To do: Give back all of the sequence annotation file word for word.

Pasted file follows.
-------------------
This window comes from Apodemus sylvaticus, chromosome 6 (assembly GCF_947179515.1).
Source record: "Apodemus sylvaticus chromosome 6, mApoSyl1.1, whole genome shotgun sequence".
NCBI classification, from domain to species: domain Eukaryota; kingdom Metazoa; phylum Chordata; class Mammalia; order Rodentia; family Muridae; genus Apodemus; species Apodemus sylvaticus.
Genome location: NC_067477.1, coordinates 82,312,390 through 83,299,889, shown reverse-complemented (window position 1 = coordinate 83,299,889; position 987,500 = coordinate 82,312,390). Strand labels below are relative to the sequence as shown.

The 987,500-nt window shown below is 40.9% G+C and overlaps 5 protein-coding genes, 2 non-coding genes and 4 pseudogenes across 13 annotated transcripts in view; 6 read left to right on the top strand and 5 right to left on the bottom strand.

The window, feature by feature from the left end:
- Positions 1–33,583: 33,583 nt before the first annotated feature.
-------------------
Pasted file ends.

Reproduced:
This window comes from Apodemus sylvaticus, chromosome 6 (assembly GCF_947179515.1).
Source record: "Apodemus sylvaticus chromosome 6, mApoSyl1.1, whole genome shotgun sequence".
NCBI classification, from domain to species: domain Eukaryota; kingdom Metazoa; phylum Chordata; class Mammalia; order Rodentia; family Muridae; genus Apodemus; species Apodemus sylvaticus.
Genome location: NC_067477.1, coordinates 82,312,390 through 83,299,889, shown reverse-complemented (window position 1 = coordinate 83,299,889; position 987,500 = coordinate 82,312,390). Strand labels below are relative to the sequence as shown.

The 987,500-nt window shown below is 40.9% G+C and overlaps 5 protein-coding genes, 2 non-coding genes and 4 pseudogenes across 13 annotated transcripts in view; 6 read left to right on the top strand and 5 right to left on the bottom strand.

The window, feature by feature from the left end:
- Positions 1–33,583: 33,583 nt before the first annotated feature.